Virtual Enterprises
Ted Goranson

Virtual Enterprises and Ethnomathematics

Investigations of cross-cultural mathematical practices, such as those by Helen Verran, Donald Crow and Paulus Gerdes point to the existence of many systems of abstraction in different cultures, including fundamental variations in mathematical reasoning. Societies evolve different ways of conceptualizing their world and concerns, sometimes quite different from each other. Researchers have shown that groups in Africa mathematically reason in ways that are different from the prevailing paradigm. The study of this phenomenon is called “ethnomathematics.”

Scholars are still discovering a vast range of indigenous reasoning systems. Previously thought to be quaint folk traditions, they are now finding that these are often sophisticated, complete representational reasoning systems. Like all else in terms of cultural diversity, these are disappearing at an alarming rate — faster than some can even be identified and understood.

An emerging notion is that many of these systems likely have practical merit against contemporary problems. Some of these systems are every bit as sophisticated as the mathematics taught in the West, and might be leverageable for practical, analytical use. They are not regarded as useful because they have no persistent representations that can be passed in artifacts; they lack “communication technologies.” But they may be valuable if they can be tapped and integrated into enterprises.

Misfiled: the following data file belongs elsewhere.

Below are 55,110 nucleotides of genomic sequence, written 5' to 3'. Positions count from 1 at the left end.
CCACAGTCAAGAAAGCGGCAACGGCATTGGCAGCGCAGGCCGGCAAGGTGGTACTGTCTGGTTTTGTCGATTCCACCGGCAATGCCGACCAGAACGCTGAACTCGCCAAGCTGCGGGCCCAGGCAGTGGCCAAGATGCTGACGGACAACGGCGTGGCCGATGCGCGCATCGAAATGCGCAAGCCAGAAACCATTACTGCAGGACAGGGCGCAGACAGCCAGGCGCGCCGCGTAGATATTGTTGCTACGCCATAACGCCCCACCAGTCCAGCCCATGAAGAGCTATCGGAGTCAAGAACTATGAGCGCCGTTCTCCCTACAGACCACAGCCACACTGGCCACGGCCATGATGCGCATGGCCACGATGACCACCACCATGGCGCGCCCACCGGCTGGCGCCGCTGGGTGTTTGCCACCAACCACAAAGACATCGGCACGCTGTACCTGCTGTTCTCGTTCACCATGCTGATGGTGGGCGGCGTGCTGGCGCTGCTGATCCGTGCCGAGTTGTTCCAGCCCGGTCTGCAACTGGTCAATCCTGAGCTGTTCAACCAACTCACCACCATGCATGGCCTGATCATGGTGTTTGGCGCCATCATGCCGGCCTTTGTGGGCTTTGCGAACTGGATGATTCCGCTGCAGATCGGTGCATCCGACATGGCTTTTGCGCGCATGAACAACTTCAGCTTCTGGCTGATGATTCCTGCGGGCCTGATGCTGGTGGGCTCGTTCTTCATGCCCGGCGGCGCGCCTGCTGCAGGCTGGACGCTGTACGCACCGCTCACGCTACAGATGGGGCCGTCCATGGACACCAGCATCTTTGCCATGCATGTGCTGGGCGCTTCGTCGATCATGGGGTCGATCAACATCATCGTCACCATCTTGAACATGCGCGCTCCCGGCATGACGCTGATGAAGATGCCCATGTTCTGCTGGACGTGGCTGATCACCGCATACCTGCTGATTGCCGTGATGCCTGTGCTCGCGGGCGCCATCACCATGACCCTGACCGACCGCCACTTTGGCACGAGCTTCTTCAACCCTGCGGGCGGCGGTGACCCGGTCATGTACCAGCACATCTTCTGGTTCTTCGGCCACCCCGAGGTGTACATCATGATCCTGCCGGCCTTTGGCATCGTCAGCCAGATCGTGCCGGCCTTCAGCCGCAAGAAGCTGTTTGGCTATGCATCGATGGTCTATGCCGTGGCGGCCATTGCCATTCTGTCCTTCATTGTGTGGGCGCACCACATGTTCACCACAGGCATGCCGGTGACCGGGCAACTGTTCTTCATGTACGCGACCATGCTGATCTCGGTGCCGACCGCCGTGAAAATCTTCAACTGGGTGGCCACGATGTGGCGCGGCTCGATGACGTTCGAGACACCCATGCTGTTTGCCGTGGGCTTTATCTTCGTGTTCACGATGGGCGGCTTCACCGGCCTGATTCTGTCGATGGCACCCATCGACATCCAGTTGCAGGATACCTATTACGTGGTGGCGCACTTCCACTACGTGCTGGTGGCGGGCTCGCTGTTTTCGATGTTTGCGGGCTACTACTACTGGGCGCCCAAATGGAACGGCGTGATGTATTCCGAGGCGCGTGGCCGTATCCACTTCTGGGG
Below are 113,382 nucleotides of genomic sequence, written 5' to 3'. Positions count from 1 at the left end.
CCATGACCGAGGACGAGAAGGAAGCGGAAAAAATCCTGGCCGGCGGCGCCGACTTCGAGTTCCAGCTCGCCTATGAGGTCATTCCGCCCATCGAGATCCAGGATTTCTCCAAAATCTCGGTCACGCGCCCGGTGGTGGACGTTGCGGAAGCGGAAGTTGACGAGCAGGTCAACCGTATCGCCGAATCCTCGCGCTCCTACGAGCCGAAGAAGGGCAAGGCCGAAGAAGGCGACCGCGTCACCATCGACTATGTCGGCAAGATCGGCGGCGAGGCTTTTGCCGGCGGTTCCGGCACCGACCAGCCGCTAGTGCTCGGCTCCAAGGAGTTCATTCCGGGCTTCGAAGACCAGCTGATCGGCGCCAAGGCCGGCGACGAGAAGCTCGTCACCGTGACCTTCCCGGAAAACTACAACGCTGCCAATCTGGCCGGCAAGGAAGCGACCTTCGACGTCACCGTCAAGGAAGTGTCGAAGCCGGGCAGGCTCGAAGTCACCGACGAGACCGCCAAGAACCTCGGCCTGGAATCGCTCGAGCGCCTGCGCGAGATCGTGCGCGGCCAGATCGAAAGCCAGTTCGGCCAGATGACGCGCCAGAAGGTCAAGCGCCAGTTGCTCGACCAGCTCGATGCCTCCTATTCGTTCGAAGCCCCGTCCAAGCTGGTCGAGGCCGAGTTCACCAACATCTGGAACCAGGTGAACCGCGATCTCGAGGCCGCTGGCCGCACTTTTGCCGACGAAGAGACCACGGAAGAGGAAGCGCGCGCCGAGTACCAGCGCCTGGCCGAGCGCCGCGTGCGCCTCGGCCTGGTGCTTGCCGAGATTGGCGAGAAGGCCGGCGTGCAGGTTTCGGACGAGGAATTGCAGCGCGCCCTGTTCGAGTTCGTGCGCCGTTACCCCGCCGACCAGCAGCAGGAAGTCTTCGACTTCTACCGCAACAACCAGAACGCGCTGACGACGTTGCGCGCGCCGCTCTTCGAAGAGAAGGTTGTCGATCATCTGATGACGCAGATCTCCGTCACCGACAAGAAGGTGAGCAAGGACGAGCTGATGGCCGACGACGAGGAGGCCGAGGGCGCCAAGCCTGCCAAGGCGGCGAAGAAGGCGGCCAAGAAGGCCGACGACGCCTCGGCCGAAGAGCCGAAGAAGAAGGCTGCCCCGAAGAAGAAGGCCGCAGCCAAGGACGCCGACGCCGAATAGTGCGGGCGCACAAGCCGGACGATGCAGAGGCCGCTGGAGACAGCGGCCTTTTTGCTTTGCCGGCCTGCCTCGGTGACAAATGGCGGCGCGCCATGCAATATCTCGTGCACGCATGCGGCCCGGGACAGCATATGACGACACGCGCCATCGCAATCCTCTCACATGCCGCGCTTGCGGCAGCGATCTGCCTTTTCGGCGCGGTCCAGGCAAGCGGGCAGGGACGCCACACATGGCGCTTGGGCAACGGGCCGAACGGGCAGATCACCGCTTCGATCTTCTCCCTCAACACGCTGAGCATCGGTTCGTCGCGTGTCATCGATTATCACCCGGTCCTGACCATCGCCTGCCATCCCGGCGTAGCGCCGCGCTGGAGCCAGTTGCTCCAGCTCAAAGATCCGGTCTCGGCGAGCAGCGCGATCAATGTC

Ask any mathematician why a problem seems intractable and she will respond that it is because the right abstractions have not yet been found. As a result, theoretical mathematicians spend their lives increasing the ways that the world can be abstracted, while practical mathematicians labor to match these abstract systems to problems. Having a variety of abstractions makes innovation possible, but only if they can be used.

In the same way, business also thrives when many pockets of expertise work on the same product from different angles, each expert using their own conceptual toolkit while contributing to a collective endeavor. Consider the aerospace case, where many engineers work on the same jet engine but use highly specialized abstractions: heat flow versus tensile strength, for example. In pharmaceutical research, breakthroughs are directly related to the novelty in how a biomolecular phenomenon is modeled. Novel approaches to mathematical abstraction could expand the context for problem-solving, and in the best case plug directly into new product development.

Advanced virtual enterprises as a matter of definition can allow for and even encourage partners with these novel ways of thinking.

We speculate that in Central Africa, novel indigenous abstraction systems still exist, and can be preserved in a virtual enterprise context. This may not be true, and it may not be desirable to attempt in a project designed to be a clean demonstration. But it is a topic worthy of serious consideration.

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